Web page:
Another part of DORA is that a financial institution’s leadership will need to be highly involved in cyber security. This is fully in line with what De Nederlandsche Bank has been working on for some time now – increasing the boardroom’s cyber knowledge and expertise. Whenever corporate digital strategy is discussed, somebody who knows the ins and outs of cyber security should have a seat at the table.
So, I am very pleased with the regulatory advancements. But, compliance alone is not a financial institution’s recipe for success. However important, it is a mere ingredient.
Financial institutions themselves are responsible for the entire recipe. And just as a professional kitchen can’t operate without basic ingredients like salt and pepper, a financial institution must have its basic cyber security ingredients in place. Without the salt and pepper of cyber security, a financial institution is a sitting duck for cyberattacks.
You could think, for instance, about drafting and implementing a security policy – a policy that explicitly describes who gets access to your offices, how people should protect their hardware and software, and how new employees should be screened. Or how digital vulnerabilities, like necessary software updates, are managed. Or whether a cyber security crisis plan and team are set up.
And most importantly, the basic ingredients of cyber security should not just be put in writing. They should not just be items on people’s to-do list. Everyone, from staff to top management, in-house or third party, everyone must understand why this is important.
The article on the ‘secret life of passwords’ I talked about a few minutes ago, reveals how important the why is for people.
The author of the article spoke to dozens of people about their passwords, and he found that a lot of passwords have rich background stories. A lot of passwords are a motivational mantra. A lot of them are a daily reminder of something important, someone important.
Of course, this is exactly what makes passwords potentially unsafe. This is exactly what hackers aim for. This is exactly why, more and more often, additional safety features are used – like facial recognition or fingerprints.
But the answer to diminishing the weak link in cyber security – which is us, humans – might not be to take away meaning, but, on the contrary, to build on it.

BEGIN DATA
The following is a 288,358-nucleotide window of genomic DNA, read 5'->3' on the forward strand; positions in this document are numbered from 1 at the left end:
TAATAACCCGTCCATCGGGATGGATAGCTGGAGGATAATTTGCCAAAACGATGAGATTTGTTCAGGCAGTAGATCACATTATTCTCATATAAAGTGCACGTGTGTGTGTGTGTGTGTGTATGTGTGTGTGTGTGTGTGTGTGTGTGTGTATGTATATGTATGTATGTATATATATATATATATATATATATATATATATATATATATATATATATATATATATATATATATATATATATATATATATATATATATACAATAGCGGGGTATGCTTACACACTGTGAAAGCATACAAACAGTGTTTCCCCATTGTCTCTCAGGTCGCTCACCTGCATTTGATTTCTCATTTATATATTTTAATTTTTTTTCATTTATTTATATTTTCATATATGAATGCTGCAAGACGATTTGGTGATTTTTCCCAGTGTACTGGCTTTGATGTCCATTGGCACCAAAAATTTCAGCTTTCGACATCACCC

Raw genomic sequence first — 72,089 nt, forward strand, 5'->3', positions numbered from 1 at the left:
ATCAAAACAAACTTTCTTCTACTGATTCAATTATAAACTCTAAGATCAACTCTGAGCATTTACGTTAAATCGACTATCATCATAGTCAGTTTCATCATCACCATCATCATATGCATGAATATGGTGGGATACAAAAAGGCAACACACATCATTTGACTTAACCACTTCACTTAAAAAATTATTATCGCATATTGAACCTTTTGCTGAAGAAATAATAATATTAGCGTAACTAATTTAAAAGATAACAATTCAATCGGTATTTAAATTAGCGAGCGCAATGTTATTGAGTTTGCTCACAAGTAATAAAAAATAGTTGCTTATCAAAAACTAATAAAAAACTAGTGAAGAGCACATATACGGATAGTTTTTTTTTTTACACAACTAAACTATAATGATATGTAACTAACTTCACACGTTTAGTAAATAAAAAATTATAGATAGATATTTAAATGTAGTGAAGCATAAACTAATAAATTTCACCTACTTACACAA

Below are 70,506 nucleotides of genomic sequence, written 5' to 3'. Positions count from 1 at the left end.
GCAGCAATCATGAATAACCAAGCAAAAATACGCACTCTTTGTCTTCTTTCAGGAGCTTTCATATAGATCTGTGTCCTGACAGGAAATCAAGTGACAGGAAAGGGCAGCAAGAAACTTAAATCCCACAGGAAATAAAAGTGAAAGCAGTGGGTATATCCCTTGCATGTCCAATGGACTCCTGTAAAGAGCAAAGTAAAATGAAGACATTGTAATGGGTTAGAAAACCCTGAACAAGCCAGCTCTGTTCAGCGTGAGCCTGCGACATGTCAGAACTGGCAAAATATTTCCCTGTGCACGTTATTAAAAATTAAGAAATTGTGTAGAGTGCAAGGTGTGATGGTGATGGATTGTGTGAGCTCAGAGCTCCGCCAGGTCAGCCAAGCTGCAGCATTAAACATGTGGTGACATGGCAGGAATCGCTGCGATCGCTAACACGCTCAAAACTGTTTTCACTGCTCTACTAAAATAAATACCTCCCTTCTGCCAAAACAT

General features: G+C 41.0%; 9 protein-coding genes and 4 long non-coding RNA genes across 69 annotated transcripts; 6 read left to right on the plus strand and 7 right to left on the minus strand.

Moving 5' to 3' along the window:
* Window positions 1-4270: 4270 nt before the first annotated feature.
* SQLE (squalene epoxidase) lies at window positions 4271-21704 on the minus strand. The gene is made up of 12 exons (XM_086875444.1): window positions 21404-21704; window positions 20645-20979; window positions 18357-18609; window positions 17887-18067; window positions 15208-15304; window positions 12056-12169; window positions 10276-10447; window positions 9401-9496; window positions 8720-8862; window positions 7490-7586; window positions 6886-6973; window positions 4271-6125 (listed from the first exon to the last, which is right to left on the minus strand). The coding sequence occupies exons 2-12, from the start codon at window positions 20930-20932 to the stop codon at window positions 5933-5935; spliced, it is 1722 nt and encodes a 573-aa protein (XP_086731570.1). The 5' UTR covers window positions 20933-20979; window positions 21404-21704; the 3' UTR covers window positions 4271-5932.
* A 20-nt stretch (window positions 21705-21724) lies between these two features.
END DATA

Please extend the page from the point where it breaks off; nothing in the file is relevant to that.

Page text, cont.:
- the complexity people have to deal with is increasing sharply, just like the complexity of the financial landscape;
- the number of third parties is increasing, just like the interconnectedness and the dependency;
- the complexity of cyber threats is increasing, just like the measures to prevent them;
- and it is hard to predict when or where the next cyberattack will hit, but chances are that it will have to do with a human error.
And so, it is all the more important that people, in all layers of an organisation, know the why of it all. Why they need to follow certain processes and procedures. Why they should preferably use meaningless passwords. Why they need to protect themselves – and with that, their colleagues, their institutions, and the whole financial system.
Here lies a great responsibility for financial institutions – the responsibility of giving meaning. But one thing seems clear – cyber resilience should definitely not lead a secret life. It should very much lead a human life.
 Ian Urbina 2014, The Secret Life of Passwords, The New York Times, accessed on 24 January 2023, < The Secret Life of Passwords - The New York Times (nytimes.com) >.
 World Economic Forum 2022, The Global Risks Report 2022 (p.45-56), World Economic, accessed 24 January 2023,
< WEF_The_Global_Risks_Report_2022.pdf (weforum.org) >.